Dear Ocean, you’re resilient, evident with the case that happened in the Phoenix Islands, but let’s face it; there’s only so much you can do. The second largest Marine Protected Area in the world, the Phoenix Island Protected Area conserves one of the world’s largest intact oceanic coral archipelago ecosystems. Since the area was made a Marine Protected Area, the full protection of the entire island archipelago by authorities has resulted in the gradual recovery of the coral reef from invasive human activities. However, there is still a long way to go. Authorities need to make the effort to understand what is happening and how to combat acidification. Unfortunately, places likes Perhentian Besar Island and Kecil Island might not be as lucky. If this goes on, they might be devoid of corals. It is true that acidification is a threat that hasn’t been understood adequately despite throrough studies over the last decade, but it is an emerging global problem. There is still hope.
Another serious threat to the ocean? Overfishing. Fishes have been methodically depleted. The downfall began with small boats and rods, exhausting tuna and herring (pelagic fishes). The crisis continues with fishing going deeper and deeper. Unlike many other threats, however, experts already know how to fix this. Whether it’s fish regeneration zones or marine protected areas, it all comes down to sheer will. The UN Food and Agriculture Organisation estimated that about 90 per cent of the world’s wild fish stocks were either fully or overexploited. Agriculture and Food Industry Minister, Datuk Seri Yahya Hussin, has proposed to tackle the issue of overfishing in Sabah by imposing a seasonal fishing ban. This will result in turning Sabah into a sustainable fishing industry, and the rest of the country shouldn’t be lagging behind either. Dear Ocean, I won’t turn a blind eye on you, and the rest of you reading this, you shouldn’t too.
That being said, there needs to be actual execution rather than mere proposals or ideas. Something needs to be done, and soon. We should lower the number of marine animals dying from swallowing plastic or other pieces of trash thrown into the ocean. This is unfortunately happening a lot in Terengganu. Moreover, in states like Kedah, Penang, Perak, Melaka, Johor, and Pahang, reclamation projects affect the existing coastal communities. In a ripple effect, this brings upon unneccesary damages to the ocean. It’s sad, so sad, it’s a sad sad situation.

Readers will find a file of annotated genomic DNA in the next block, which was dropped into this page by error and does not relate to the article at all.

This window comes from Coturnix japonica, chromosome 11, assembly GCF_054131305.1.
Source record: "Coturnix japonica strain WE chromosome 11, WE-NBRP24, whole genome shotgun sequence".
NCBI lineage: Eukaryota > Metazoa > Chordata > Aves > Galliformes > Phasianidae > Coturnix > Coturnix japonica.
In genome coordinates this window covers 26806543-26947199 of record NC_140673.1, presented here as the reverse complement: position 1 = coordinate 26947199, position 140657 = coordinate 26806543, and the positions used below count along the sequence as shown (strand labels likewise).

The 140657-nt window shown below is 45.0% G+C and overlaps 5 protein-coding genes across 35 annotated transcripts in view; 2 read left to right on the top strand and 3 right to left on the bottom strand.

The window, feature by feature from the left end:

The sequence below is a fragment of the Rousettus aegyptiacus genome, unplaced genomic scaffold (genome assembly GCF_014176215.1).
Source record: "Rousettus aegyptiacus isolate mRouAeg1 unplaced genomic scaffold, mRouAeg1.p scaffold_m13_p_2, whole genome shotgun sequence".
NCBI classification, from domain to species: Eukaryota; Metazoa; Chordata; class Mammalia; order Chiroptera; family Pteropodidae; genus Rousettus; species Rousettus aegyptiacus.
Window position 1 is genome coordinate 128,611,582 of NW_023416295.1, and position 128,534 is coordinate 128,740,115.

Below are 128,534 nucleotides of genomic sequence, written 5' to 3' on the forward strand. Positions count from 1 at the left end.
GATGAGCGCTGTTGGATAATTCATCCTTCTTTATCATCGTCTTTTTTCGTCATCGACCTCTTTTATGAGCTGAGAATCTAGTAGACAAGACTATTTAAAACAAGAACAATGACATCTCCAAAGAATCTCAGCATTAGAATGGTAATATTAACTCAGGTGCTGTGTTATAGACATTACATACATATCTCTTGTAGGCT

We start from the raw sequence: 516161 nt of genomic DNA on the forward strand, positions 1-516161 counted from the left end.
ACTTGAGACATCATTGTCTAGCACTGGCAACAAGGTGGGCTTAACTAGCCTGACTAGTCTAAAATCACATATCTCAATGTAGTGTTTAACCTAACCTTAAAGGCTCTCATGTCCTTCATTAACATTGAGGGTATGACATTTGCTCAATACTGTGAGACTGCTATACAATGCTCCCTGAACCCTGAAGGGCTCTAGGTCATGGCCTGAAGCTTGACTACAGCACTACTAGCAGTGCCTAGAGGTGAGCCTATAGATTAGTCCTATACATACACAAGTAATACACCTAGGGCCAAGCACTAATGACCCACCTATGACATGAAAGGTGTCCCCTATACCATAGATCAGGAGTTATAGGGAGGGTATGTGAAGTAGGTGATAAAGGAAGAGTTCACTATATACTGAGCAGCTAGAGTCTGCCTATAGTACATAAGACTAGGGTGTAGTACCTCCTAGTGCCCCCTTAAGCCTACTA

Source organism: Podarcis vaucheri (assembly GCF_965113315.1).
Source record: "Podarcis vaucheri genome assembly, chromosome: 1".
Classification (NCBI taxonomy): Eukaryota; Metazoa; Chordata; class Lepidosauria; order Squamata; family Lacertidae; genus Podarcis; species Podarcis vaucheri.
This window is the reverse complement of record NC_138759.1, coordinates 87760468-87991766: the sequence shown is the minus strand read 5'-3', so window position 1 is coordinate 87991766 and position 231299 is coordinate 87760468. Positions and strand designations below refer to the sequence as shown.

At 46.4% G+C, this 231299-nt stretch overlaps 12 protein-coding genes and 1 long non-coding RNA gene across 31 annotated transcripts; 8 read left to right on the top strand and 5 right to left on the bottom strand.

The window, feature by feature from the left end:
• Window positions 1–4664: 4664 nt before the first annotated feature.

There are actions that can be done to protect both the ocean and marine creatures. One example is the expansion of the conservation and ecotourism in the country, which—according to WWF Malaysia—is estimated to bring in RM343 million in profits (compared to RM100 million from limestone mining). Wouldn’t that highlight the clear idea that sustainable tourism and biodiversity conservation would benefit more economically (on top of benefiting the marine ecosystem)? It’s apparent that that should be an incentive to protect the ocean. Furthermore, the expansion of conservation encourages heightened education of the environment (awareness), drives sustainable development, and most importantly, ensures that biological diversity of the marine ecosystem remains in the best condition.
The state of the ocean, our dear friend, is worrying. As long as she’s healthy, she sustains life, eliminates poverty, and promotes prosperity. She really does. The ocean is important and it is our objective in life—globally—to not mess up and to protect her as much as we can. There are still reasons to be hopeful. Some fisheries are recovering, coral reefs can be very resilient, and more of the ocean is protected from human activity. Like I said, there is hope so why are we still harming the ocean?